Fansipan is the highest peak in Vietnam, Laos and Cambodia, hence earning itself the romantic title ‘Roof of IndoChina’. So when we went to Sapa this April, it topped our list of things to do (pun unintended haha).
In general, there is not much info online on self-exploring Fansipan and the villages around Sapa when this is very much possible. We booked a 2D1N up Fansipan via our hotel, since a guide is required for an overnight stay. If you are fit enough for a day hike, this can be done on your own, albeit super strenuous. Just arrange for a taxi to the entrance (14km from Sapa town) and pay the fee of VND150,000. Another option would be via Vietnam Nomad Trails, who offered a decent deal of US75/pax for 2D1N, when we walked into their shop in Sapa.
The most common way up is from Tram Ton Pass, through the same entrance as Thác Tình Yêu or Love Waterfall. The area was undergoing some upgrading construction works then, but there is a small sign that marks the start of Fansipan’s hiking trail.
The entrance carpark – furthest point of access for vehicles
The start of a long and strenuous trek
As with other mountains in Southeast Asia, the start is an uneventful hike – trudging on soil trails, stepping over gigantic tree roots and clambering up rock boulders through the dense jungle.
A photo is a great excuse for a short rest
This goes on for two hours before we reach our first checkpoint for lunch, also where 3D2N hikers get to rest on their first night.
The tin-roofed cabins were simple but decently clean
We continued into the jungle for another hour before emerging onto the spine of the lower hills, where we had to walk up and down the undulating path leading to our base camp. It was demoralising to ascend and descend repeatedly, but the unobstructed route also meant we had a first-class view of the surrounding mountains whilst at it.
A ladder to aid the steepness
An amazing view of the valley
Blessed with sunny weather for the brilliant colours
Another 1.5hours and we arrived at our base camp!
Campsite at Fansipan base camp
We had kept our expectations low, so when our lodging came in the form of a hut – sleeping bags all laid out on clean, wooden planks – it was a pleasant surprise. We were all ready to sleep in pitched tents!
Our cozy hut where ‘guests’ of the mountain stay (the guides would sleep in their tents)
Our beds for the night
Dinner with Minh, our guide and Pai, our porter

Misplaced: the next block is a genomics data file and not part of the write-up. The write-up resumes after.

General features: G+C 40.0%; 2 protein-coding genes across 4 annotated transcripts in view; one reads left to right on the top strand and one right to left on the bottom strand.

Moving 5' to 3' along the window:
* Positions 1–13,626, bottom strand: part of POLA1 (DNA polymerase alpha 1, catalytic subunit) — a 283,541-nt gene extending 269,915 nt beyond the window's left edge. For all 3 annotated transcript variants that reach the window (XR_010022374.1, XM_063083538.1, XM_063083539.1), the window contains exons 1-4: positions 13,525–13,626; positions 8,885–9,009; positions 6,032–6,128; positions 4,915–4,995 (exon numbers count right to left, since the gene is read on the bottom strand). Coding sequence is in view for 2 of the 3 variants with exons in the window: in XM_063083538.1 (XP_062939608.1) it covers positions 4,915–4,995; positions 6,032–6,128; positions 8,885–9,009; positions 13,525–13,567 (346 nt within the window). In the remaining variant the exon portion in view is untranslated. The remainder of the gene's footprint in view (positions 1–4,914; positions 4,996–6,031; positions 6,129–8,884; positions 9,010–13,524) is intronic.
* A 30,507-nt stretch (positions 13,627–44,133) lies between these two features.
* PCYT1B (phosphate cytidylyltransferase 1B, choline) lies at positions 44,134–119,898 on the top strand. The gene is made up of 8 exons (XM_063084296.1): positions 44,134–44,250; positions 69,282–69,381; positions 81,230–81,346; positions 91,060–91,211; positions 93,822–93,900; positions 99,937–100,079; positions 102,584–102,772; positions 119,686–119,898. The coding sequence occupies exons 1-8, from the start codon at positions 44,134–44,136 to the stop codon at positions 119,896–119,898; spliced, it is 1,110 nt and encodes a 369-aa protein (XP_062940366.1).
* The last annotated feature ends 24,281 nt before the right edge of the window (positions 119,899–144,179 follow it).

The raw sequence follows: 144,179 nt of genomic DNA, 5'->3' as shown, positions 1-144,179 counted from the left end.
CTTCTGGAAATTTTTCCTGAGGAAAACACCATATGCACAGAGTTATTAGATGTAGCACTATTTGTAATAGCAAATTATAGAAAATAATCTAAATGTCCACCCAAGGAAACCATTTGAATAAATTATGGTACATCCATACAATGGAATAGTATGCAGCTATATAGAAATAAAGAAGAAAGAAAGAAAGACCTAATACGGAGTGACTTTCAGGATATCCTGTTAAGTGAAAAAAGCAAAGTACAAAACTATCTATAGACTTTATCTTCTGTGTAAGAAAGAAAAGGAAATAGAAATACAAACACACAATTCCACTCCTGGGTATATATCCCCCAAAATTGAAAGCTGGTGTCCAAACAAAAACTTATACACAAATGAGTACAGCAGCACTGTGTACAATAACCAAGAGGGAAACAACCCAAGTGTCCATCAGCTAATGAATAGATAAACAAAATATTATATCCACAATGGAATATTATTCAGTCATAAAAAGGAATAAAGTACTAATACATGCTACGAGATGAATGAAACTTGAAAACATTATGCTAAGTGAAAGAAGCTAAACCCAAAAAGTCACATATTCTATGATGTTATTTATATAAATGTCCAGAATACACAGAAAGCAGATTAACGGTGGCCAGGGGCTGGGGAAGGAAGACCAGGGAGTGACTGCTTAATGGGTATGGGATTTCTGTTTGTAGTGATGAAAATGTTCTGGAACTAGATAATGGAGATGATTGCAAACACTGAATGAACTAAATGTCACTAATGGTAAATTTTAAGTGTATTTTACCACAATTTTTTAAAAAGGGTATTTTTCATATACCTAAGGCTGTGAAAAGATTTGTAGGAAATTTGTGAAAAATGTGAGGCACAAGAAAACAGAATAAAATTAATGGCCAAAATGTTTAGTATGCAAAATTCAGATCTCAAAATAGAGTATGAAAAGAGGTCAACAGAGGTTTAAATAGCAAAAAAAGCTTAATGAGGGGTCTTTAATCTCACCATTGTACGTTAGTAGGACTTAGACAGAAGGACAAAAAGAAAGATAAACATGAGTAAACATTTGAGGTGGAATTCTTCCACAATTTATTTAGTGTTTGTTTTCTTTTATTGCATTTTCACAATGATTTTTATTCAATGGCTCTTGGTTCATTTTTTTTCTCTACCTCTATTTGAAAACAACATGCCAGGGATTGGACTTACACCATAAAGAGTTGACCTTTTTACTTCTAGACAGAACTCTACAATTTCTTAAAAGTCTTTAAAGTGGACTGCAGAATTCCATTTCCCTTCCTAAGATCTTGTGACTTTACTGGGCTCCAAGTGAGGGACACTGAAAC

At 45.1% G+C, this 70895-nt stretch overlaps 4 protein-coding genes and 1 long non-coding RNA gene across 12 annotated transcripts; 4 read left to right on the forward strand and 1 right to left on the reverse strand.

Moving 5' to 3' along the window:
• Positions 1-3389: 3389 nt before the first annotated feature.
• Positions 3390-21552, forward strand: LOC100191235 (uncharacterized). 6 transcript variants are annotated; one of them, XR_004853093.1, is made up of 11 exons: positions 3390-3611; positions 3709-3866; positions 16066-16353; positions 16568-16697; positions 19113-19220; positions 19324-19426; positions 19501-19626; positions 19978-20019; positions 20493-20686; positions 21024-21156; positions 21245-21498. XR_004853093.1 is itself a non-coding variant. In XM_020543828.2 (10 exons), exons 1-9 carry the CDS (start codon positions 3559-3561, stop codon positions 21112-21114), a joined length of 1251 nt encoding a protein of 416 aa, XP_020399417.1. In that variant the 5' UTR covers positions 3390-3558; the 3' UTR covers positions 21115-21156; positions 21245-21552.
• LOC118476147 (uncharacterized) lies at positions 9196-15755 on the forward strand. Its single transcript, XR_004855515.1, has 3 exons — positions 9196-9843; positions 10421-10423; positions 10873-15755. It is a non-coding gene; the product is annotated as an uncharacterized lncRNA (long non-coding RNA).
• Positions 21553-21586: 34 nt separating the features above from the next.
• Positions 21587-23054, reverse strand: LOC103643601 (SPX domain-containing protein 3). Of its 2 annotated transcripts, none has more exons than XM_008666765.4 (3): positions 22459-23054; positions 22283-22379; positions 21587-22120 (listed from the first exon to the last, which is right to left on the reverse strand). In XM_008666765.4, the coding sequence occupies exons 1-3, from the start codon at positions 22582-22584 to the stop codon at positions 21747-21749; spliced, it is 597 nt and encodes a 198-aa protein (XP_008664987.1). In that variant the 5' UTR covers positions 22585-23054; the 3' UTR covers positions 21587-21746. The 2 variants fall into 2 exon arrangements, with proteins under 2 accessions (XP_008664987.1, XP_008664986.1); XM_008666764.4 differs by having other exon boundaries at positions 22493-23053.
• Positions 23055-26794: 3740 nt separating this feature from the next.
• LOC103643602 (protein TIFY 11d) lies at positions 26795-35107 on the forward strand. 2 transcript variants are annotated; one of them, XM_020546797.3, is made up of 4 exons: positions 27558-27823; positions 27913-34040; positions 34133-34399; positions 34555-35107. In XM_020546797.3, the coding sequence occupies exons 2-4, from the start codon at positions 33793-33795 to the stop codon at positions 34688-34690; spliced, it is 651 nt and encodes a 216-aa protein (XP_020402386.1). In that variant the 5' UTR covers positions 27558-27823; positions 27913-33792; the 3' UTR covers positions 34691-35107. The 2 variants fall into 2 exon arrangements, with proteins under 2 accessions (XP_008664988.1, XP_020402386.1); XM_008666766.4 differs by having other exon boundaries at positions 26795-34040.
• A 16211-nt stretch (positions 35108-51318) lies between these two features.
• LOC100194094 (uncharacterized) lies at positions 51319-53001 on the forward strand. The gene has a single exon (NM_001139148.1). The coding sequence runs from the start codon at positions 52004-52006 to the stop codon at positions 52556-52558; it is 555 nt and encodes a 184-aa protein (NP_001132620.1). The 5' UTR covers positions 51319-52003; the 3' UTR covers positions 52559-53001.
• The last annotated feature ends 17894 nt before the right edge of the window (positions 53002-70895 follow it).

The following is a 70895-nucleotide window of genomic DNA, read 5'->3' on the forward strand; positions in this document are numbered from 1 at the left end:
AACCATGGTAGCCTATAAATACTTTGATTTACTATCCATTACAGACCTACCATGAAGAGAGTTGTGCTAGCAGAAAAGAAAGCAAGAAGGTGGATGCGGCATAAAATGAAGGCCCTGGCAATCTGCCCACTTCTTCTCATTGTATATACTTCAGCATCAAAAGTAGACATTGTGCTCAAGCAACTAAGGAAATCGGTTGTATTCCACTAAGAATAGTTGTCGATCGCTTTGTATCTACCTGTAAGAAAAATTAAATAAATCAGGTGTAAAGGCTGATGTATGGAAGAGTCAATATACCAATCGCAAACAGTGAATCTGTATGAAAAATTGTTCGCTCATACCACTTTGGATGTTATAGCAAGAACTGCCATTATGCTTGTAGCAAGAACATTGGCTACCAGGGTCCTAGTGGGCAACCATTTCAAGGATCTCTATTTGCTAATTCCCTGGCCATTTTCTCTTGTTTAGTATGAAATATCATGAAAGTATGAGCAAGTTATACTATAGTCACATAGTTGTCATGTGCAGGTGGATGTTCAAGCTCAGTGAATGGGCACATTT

Since we had arrived early at base camp (about 3pm), there was ample time for rest before our summit attack. We decided to rise early the next day, setting off at 4.15am to catch the sunrise.
Breakfast was instant noodles by the fire before setting off in the dark
Chasing the sunrise on our way up
We raced our way to the summit wanting to catch the sunrise. Everywhere around was shrouded in clouds, but we knew we had arrived when we saw the distinct metal pyramid with ‘Fansipan’ engraved on it. We made it!
What an exhilarating moment it had been – just the three of us standing on the Roof of Indochina – KT, Minh (our guide) and I. At first it had been nothing but fog all around us, but thankfully the clouds cleared below us to unveil a gorgeous view of the undulating mountain ranges.
You know that nibbling doubt that always appears while climbing a mountain, the one that asks “why the hell am I doing this”? With a view like this, every bit of doubt clears away, along with the clouds.
The sun slowly lighting up the skies as the clouds clear
Standing atop the best roof we’ve climbed so far
Here’s a map of our actual route, tracked on KT’s Suunto:
Tragically for fellow mountaineers, this beautiful peak is currently undergoing ‘construction’ of a cable car that will carry up to 2K passengers per hour from Sapa Town to Fansipan peak, slated to open by end of 2015. We found out about this – to our horror – only a few days after our hike, when we chatted up two Chinese workers over lunch in Lao Chai village. They had come from Zhejiang, taking a train down from Kunming to seek better working opportunities across the border. As of April 2015, they are still transporting the necessary building materials up and construction hasn’t even begun, so we shall see if it opens as planned this year. Meanwhile, if you have any intentions of scaling Fansipan peak, do it soon! Before the crowds come in and this beautiful nature site becomes yet another attraction filled with tourists
Tins of building materials being transported up the mountain
Raring to conquer Fansipan already? Here’s how you can get to Sapa from Hanoi.
This article was originally published on http://ladyexplorer.com/2015/05/01/hiking-mount-fansipan/ and written by Pei Xun. Follow her adventures on Instagram @explorerwoo